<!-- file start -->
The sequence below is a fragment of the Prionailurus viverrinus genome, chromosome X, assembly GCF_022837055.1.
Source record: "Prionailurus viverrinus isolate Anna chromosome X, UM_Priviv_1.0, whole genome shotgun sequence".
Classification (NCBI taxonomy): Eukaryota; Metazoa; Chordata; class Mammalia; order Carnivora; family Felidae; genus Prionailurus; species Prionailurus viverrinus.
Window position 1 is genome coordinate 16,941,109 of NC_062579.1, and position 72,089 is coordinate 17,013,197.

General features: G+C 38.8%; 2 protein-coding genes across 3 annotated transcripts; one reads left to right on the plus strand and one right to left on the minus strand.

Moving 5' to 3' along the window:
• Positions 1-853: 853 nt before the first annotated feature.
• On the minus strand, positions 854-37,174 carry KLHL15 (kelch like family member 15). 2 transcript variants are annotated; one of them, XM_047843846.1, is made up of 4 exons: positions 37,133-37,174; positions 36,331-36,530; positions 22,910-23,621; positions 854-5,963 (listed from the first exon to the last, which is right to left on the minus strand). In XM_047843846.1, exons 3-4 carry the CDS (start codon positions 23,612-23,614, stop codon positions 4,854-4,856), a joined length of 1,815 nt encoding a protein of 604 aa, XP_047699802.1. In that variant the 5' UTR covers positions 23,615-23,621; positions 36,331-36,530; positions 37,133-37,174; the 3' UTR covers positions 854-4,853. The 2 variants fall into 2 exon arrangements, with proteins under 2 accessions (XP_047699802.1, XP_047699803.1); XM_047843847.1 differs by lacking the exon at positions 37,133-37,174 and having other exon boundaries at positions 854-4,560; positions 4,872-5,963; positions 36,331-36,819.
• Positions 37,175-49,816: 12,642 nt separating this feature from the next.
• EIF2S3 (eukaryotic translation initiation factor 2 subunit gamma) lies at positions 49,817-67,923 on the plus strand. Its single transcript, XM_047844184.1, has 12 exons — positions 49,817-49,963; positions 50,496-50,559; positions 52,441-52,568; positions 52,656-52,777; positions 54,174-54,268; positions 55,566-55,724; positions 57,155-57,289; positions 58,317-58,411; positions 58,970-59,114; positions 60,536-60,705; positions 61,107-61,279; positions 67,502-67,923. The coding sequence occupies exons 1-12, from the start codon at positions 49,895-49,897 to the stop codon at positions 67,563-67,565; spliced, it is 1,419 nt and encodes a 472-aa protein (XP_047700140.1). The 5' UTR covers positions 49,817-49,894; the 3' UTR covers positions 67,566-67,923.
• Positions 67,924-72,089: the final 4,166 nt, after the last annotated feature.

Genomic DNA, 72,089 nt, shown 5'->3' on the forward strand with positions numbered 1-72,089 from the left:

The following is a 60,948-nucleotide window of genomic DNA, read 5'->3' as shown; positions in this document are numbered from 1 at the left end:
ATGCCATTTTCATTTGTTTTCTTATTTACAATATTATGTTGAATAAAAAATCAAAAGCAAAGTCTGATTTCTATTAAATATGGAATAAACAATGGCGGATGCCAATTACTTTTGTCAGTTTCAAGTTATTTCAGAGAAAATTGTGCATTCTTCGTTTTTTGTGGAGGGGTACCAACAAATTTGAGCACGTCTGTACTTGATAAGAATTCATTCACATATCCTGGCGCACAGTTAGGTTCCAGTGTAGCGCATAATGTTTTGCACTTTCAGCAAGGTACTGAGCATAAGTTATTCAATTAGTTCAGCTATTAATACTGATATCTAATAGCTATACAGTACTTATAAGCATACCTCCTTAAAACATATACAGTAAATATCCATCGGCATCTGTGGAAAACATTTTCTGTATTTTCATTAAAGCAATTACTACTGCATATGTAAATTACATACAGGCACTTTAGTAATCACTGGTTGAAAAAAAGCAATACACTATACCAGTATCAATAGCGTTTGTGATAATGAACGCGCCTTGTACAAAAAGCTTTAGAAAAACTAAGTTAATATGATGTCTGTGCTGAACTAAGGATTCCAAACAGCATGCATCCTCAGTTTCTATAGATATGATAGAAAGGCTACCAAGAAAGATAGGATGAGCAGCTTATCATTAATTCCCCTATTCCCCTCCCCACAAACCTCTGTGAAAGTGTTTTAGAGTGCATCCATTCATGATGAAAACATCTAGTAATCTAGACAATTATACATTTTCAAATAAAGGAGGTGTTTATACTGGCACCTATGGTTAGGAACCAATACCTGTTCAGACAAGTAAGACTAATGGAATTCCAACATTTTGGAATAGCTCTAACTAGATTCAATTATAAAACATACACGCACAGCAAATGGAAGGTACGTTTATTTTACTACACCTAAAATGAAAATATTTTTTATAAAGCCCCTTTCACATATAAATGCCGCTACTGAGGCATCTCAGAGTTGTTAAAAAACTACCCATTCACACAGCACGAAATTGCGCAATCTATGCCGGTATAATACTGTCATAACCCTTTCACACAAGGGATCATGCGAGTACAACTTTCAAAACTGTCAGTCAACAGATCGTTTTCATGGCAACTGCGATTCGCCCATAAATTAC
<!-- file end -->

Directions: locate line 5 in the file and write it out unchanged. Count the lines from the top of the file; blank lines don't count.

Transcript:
General features: G+C 38.8%; 2 protein-coding genes across 3 annotated transcripts; one reads left to right on the plus strand and one right to left on the minus strand.